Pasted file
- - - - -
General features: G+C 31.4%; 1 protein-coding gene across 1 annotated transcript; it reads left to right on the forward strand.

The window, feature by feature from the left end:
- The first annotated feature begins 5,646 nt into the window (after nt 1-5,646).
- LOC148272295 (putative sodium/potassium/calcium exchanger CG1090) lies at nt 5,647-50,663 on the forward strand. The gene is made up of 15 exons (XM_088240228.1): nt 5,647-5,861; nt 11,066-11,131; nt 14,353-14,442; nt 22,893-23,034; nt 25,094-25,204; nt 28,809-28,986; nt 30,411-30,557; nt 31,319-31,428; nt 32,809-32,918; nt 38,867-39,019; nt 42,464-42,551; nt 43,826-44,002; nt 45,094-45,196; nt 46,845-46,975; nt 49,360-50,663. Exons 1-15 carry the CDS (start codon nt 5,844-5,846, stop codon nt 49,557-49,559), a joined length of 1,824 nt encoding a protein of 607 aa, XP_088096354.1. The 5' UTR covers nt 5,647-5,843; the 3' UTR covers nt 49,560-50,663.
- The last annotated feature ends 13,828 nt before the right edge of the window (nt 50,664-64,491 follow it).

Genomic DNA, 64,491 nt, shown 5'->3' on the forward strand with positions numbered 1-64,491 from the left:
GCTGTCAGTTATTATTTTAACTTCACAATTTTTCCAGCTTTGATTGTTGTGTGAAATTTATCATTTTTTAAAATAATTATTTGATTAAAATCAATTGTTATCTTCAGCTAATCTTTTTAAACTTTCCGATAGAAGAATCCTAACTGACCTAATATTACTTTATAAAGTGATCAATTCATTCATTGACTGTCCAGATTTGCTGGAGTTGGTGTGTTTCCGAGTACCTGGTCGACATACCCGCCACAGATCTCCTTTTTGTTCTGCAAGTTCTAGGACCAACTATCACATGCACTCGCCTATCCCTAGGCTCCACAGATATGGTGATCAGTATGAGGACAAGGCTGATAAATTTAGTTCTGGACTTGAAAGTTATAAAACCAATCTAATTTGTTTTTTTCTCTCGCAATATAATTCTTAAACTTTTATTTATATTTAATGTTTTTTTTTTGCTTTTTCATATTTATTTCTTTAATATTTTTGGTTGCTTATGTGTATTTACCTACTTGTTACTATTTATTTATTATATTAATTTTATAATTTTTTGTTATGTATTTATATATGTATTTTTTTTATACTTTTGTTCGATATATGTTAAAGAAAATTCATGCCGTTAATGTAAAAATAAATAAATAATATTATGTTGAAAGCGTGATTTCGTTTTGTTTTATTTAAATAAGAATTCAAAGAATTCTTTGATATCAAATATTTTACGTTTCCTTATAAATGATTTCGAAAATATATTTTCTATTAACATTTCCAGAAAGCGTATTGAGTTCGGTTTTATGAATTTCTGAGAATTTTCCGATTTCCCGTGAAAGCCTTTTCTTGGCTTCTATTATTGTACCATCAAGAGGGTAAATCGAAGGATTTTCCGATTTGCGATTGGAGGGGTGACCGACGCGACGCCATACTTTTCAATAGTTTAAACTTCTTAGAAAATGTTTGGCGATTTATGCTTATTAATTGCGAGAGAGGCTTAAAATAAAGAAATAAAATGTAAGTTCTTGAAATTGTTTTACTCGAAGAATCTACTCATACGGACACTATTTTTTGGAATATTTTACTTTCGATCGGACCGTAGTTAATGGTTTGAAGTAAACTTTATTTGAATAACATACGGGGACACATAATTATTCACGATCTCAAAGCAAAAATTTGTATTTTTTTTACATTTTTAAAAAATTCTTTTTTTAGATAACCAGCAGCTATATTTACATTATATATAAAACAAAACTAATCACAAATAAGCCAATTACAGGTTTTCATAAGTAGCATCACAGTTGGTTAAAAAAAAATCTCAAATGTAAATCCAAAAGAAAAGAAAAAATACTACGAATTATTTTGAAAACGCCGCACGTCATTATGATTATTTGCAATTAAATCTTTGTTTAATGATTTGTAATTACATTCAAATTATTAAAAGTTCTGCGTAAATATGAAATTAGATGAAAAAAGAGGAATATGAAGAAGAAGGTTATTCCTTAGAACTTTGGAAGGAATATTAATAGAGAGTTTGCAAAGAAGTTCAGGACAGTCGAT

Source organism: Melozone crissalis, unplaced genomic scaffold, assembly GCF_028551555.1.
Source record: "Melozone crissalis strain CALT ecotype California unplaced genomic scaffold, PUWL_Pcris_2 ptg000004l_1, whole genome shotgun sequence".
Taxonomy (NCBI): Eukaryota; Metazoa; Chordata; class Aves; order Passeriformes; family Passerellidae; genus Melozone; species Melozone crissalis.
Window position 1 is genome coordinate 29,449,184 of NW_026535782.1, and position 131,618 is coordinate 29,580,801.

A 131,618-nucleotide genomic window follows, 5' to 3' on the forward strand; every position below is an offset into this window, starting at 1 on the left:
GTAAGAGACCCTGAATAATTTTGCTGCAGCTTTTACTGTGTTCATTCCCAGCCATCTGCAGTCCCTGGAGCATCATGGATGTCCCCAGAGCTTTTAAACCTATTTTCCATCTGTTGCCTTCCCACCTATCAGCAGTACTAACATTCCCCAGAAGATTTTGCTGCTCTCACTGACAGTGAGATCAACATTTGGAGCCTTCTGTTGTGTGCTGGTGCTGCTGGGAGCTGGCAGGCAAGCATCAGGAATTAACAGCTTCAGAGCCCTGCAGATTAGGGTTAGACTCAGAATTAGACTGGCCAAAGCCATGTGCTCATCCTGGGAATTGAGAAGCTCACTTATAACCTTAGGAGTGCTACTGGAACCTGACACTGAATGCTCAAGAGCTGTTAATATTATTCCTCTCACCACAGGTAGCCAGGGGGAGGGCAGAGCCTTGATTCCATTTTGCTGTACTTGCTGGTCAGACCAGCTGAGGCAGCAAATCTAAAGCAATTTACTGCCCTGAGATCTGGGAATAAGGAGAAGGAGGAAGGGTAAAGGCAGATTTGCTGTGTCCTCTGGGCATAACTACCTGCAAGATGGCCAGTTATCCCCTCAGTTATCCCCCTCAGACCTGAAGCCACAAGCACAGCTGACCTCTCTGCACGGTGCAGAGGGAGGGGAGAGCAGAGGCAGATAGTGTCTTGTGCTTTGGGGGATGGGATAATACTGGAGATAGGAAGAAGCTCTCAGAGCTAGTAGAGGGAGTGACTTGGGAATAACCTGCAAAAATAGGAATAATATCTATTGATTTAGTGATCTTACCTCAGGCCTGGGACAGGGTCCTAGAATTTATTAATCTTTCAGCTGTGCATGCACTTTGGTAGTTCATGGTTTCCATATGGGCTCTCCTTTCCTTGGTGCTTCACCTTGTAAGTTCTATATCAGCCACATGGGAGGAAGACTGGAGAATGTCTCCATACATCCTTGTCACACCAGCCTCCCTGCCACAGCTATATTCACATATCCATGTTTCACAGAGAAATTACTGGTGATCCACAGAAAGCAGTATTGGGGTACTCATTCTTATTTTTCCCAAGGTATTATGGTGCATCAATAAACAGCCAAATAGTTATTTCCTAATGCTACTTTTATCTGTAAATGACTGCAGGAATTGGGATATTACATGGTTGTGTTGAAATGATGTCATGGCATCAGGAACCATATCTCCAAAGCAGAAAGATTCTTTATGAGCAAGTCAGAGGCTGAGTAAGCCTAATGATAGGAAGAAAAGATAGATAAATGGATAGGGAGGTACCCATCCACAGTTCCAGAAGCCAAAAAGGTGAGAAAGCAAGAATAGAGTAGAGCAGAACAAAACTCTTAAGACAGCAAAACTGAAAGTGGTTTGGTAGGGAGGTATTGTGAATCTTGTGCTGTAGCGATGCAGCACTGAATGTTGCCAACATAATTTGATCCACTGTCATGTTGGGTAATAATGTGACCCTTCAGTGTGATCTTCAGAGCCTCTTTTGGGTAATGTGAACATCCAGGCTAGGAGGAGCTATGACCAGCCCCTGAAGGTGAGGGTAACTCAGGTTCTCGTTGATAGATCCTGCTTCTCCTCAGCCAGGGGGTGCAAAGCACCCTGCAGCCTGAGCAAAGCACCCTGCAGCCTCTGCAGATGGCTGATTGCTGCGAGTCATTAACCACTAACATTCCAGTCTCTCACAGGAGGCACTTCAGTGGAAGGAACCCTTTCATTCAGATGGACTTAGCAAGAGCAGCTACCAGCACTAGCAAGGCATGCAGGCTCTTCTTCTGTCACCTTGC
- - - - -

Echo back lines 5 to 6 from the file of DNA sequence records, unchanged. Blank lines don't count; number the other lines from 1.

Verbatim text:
- The last annotated feature ends 13,828 nt before the right edge of the window (nt 50,664-64,491 follow it).

Genomic DNA, 64,491 nt, shown 5'->3' on the forward strand with positions numbered 1-64,491 from the left: